Lucinda Williams

Lucinda Williams
by Laura Fedele | 01/23/2017 | 12:00am

Lucinda Williams (Original photo / PR)

When the days of the Brill Building evolved into the days of Bob Dylan, music fans came to expect that songs be borne of personal expression by their hero on the stage. Since then, few artists have been lauded for their world-class songwriting as often as Lucinda Williams.

It would be an apt Southernism to say that she "came by it honest." As the daughter of poet-professor father Miller Williams and piano-playing mother Lucille, Lucinda's genes gave her a hearty shove in that direction. She was writing as a young kid and playing the guitar not long after. As a child of Louisiana, Mississippi and Arkansas, it turned out that she was a natural at turning dust, spit, and twang into art.

You wait in the car on the side of the road
Lemme go and stand awhile, I wanna know you're there but I wanna be alone

If only for a minute or two
I wanna see what it feels like to be without you
I wanna know the touch of my own skin
Against the sun, against the wind
"Side of the Road" (Lucinda Williams, 1988)

Perhaps it's also apt to say she's always taken her own sweet time about it. The blues recordings she did for Smithsonian/Folkways in 1978 and '80 didn't catch on. Then it took over a decade for the next few albums, like Lucinda Williams in '88 and Sweet Old World in '92, to catch the ears of fellow musicians and start to build on that attention.

Those albums also cemented the initial impression that Lucinda's strongest work came from the more melancholy end of the emotional spectrum. The plain-spoken storytelling of "Pineola," which amounts to a step-by-step, slow-motion walk through the grief of losing a friend to suicide, resonates as deeply as any Latin hymn.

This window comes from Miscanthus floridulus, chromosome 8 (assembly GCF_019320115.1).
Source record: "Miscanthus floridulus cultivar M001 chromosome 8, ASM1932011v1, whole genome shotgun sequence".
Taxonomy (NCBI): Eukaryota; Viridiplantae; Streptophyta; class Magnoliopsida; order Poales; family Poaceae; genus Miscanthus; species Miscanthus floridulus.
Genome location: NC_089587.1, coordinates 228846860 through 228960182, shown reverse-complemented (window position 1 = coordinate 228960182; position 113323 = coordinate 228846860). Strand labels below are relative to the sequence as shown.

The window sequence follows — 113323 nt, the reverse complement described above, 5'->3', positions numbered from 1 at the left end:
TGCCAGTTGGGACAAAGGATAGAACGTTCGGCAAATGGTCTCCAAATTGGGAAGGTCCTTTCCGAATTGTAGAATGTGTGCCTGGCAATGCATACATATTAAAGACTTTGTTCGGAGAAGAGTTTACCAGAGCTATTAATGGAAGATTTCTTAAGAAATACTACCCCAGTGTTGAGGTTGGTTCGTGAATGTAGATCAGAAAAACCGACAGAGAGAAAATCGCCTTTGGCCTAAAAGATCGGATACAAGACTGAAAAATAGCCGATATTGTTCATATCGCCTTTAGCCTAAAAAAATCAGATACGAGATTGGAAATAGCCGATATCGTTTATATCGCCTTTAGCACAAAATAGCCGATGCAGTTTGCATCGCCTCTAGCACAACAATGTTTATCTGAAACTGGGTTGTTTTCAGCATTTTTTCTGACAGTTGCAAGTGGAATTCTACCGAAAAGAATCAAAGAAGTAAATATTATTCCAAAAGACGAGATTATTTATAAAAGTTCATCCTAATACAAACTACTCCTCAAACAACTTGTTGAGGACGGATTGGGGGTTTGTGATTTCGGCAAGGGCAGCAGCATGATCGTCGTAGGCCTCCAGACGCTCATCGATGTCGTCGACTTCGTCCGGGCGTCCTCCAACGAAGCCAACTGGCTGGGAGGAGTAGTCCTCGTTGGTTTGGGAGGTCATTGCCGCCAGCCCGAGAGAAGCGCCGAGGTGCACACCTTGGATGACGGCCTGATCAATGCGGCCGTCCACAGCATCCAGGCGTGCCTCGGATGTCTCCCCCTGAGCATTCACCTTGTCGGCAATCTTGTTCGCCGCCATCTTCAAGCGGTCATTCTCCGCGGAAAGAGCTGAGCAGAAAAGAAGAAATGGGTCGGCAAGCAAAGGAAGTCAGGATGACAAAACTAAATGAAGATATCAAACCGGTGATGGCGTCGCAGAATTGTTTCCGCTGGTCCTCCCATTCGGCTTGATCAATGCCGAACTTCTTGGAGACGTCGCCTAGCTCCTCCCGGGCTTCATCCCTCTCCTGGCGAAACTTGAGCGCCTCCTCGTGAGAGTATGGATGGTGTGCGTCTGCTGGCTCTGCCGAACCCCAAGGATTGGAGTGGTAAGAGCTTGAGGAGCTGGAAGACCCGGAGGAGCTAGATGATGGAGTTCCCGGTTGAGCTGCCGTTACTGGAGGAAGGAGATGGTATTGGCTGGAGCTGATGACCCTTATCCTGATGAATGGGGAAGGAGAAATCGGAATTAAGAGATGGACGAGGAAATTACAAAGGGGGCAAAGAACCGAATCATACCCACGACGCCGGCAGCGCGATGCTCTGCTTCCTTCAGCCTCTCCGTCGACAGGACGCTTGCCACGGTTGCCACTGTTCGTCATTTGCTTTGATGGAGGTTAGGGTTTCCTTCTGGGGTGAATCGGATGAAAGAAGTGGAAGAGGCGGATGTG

Born and raised in Pineola
His mama believed in the Pentecost

She got the preacher to say some words
So his soul wouldn't be lost.
Some of us, we stood in silence
Some bowed their heads and prayed
I think I must've picked up a handful of dust
And let it fall over his grave.
— "Pineola" (Sweet Old World, 1992)

The next chapter of writing and recording didn't go any quicker. But it was Lu's long-awaited next release, 1998's Car Wheels on a Gravel Road, that broke her into the mainstream. Never a neat fit in the traditional country music world, Lucinda's release of this album was not only a personal success that brought her millions of new fans, but it quickly established her as a pillar in the foundation of Alt-Country/Americana as a legit facet of the music industry.

Broken down shacks engine parts
Could tell a lie but my heart would know

Listen to the dogs barkin' in the yard
Car wheels on a gravel road
Child in the backseat 'bout four or five years
Lookin' out the window
Little bit of dirt mixed with tears
Car wheels on a gravel road
"Car Wheels on a Gravel Road" (Car Wheels on a Gravel Road, 1998)

And as a beautiful and rare example of art being appreciated in its own time, Car Wheels received a Grammy Award for Best Contemporary Folk Album, hoo-ray.

Now Lucinda Williams had a hungry fan base. She also had a new label in Lost Highway, with folks who appreciated her and gave her a creative home (until it shut its doors in 2011). These factors led to the release of Essence, which further established her as the Queen of Alt-Country, and snagged her a performance Grammy for "Get Right with God."

I envy the wind
That whispers in your ear

That howls through the winter
That freezes your fingers
That moves through your hair
And cracks your lips
And chills you to the bone
— "I Envy the Wind" (Essence, 2001)

It was her collaborators who established Williams as an artists' artist. Many of them have recorded her work, including Mary Chapin Carpenter, Emmylou Harris and Tom Petty — and that's just pre-1993. Her unmistakable throaty drawl makes her an in-demand singing partner (David Crosby, Steve Earle, Elvis Costello, Don Henley). She's performed with Nanci Griffith, Bruce Cockburn, John Prine, Chip Taylor, Kasey Chambers, Graham Parker, Willie Nelson, M. Ward, Ray Davies, Amos Lee, Buddy Miller, Ann Wilson, David Byrne, David Johansen, Yo la Tengo, John Doe, Shelby Lynne, Boz Scaggs and dozens more — often in the name of a worthy cause, appearing on tribute albums and on the bill of fundraising concerts (even twice gracing the stage of our own Holiday Cheer for FUV shows).